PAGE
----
So, there was an article on wccftech: Epic Is Considering… and then there was a discussion thread on reddit: It seems people at Epic are… An Epic guy left a question in the thread asking people for their opinion:
We’re discussing this a lot internally. We like the idea. We see the introduction of another programming layer as a decision that’s binding on everything we do for a decade or more so we are cautious about quick patchy decisions.
We like the simplicity of C# but we don’t like the impedance mismatch between C#’s containers and managed runtime and C++ data structures. This makes it tough to share data between the C# and C++ world. UnrealScript had a much more direct mapping between the two worlds, yet still the burden of mirroring data was significant.
We love the even greater simplicity of Python but see similar issues there and are wary of dynamic typing. Lua is nice too.
There is also the possibility of a custom language, as UnrealScript was, that’s carefully crafted to interoperate with the engine and solve game focused problems.
We welcome all of your thoughts.
I did not have a chance to participate in that discussion, so I am going to express my opinion right in my blog (isn’t a personal blog a good tool for this?)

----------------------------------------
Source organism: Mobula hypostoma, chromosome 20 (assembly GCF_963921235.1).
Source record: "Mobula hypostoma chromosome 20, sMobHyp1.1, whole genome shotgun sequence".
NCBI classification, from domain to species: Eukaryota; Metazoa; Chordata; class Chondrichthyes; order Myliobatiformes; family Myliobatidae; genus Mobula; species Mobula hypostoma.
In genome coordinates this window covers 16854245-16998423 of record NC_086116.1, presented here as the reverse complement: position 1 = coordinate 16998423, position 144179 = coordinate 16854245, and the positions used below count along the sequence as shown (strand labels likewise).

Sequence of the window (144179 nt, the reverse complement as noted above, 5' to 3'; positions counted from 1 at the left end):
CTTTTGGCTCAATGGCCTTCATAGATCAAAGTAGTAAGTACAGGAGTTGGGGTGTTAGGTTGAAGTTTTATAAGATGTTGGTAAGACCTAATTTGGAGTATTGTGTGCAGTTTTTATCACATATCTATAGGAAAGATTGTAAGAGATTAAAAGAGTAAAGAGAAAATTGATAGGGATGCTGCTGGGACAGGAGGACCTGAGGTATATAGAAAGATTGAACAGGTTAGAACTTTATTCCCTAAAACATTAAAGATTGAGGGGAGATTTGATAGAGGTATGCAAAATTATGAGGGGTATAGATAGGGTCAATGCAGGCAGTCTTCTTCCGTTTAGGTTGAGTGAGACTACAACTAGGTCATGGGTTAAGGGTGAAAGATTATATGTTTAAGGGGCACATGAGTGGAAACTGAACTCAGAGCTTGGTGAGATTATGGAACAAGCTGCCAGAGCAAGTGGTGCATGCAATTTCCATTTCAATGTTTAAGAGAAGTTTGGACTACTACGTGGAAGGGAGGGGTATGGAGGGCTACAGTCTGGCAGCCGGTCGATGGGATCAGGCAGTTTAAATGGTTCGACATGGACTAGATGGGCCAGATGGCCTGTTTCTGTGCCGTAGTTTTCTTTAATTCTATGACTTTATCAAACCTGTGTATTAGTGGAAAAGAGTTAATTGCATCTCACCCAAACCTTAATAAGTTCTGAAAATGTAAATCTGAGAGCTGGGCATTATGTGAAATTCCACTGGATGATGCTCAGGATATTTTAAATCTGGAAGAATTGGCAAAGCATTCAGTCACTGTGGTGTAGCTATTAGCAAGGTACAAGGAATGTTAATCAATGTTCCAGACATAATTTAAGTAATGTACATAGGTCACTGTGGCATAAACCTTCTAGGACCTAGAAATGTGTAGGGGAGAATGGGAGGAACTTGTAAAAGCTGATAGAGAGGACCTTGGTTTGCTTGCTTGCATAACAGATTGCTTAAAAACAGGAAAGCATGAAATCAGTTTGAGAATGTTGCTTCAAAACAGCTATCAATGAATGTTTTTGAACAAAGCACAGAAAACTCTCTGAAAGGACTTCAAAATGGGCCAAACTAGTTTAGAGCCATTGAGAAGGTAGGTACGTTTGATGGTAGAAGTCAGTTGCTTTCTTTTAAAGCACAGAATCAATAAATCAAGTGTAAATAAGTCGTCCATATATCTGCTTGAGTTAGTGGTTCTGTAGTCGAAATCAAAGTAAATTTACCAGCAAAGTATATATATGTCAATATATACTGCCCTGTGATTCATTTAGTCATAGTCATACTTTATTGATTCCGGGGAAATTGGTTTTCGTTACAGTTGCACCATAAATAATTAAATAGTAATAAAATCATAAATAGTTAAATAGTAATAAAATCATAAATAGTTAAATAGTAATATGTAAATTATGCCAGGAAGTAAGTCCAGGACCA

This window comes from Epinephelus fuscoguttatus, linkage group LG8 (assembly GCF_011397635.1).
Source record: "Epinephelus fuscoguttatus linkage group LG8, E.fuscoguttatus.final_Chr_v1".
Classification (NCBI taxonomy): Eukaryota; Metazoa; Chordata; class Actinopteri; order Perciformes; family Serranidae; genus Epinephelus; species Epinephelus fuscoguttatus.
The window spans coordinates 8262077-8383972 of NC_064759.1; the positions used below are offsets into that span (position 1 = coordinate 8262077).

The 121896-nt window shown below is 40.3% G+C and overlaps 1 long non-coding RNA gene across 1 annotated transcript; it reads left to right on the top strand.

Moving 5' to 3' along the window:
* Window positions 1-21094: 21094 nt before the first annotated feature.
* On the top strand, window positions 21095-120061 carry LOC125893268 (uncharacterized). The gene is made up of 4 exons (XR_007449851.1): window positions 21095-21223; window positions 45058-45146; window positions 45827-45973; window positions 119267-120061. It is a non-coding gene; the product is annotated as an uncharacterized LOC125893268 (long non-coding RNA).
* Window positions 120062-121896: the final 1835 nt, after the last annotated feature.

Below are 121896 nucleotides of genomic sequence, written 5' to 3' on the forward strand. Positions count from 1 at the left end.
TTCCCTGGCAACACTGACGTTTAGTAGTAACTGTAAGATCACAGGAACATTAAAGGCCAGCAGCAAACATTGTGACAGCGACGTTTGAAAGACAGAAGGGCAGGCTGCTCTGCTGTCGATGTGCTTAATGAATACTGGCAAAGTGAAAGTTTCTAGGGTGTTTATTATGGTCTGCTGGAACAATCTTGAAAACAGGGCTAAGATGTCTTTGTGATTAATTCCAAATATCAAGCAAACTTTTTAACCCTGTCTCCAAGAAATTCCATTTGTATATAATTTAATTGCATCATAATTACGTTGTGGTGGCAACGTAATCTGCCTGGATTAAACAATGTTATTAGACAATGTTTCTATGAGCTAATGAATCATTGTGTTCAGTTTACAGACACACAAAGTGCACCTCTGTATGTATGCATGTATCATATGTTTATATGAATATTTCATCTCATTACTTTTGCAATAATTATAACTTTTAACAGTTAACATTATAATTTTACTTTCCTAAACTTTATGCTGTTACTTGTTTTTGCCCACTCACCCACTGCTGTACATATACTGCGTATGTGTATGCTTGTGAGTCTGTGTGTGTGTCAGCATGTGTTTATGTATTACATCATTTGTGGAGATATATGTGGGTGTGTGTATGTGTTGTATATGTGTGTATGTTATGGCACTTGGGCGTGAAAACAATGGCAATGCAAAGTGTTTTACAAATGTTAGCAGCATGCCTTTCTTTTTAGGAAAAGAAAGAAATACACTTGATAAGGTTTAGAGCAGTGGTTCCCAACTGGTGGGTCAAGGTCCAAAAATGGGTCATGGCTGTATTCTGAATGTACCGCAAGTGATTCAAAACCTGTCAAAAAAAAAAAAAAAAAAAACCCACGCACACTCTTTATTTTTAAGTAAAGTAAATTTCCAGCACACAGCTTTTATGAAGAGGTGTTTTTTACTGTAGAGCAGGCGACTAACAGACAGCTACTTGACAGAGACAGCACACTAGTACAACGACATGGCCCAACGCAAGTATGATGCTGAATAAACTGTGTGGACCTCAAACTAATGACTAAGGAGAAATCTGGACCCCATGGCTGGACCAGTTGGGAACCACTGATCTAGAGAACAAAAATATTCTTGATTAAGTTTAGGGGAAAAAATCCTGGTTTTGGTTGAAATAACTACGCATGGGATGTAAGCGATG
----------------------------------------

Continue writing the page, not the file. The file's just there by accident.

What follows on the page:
Well, I think this is not really good. But that’s not that simple. Let’s see the arguments.
From a novice developer point of view this will make things harder. I did dive into new technologies many times in my software engineer career and from my experience I can tell, that having one more layer of abstraction is just an additional burden the Epics give newcomers. You open an UE4 getting started page, trying to comprehend all of the things needed for game developers and you get 33% more information. Now, the question – is that information useful or not? Hard to answer, but I believe for newcomers the answer will be NO.
Seasoned game developers may have a different opinion. And that is what Epic Games trying to find out in the reddit thread I posted above. I am not an experienced game developer, but I still do have a lot of experience crafting software, so I think my two cents kind of relevant here too. And one thing in whole this story really stands out. It’s the documentation or a lack of a good one. Yes, there is a lot of articles and tutorials on their official website but honestly it’s nothing in comparison to what “typical” software engineers have these days. Frameworks, languages, tools – all of them produce a lot of documentations along with their products. If they don’t, then clients will go to their competitors. The Epics on the hand still need to work a lot in order to make their C++ and Blueprint documentation pass the OKay mark. And now they want to add one more language…
The third side (who said there only two sides) – is the Epic side. What they are trying to achieve here? Let Tim Sweeney from Epic speak for themselves:
One problem is qualify-of-life issues such as the ease of typing in code, iteration times for code changes, and helpful tooling. Most of the scripting languages do well on this front.
Another problem is building bigger worlds and simulations. This is where things become very interesting, and the possibilities are less explored. Part of this is performance; if we can run gameplay code with higher performance then we can update more objects per frame.
UE4 addresses performance with high-efficiency C++ code, and constraints its complexity by running it all in a single thread.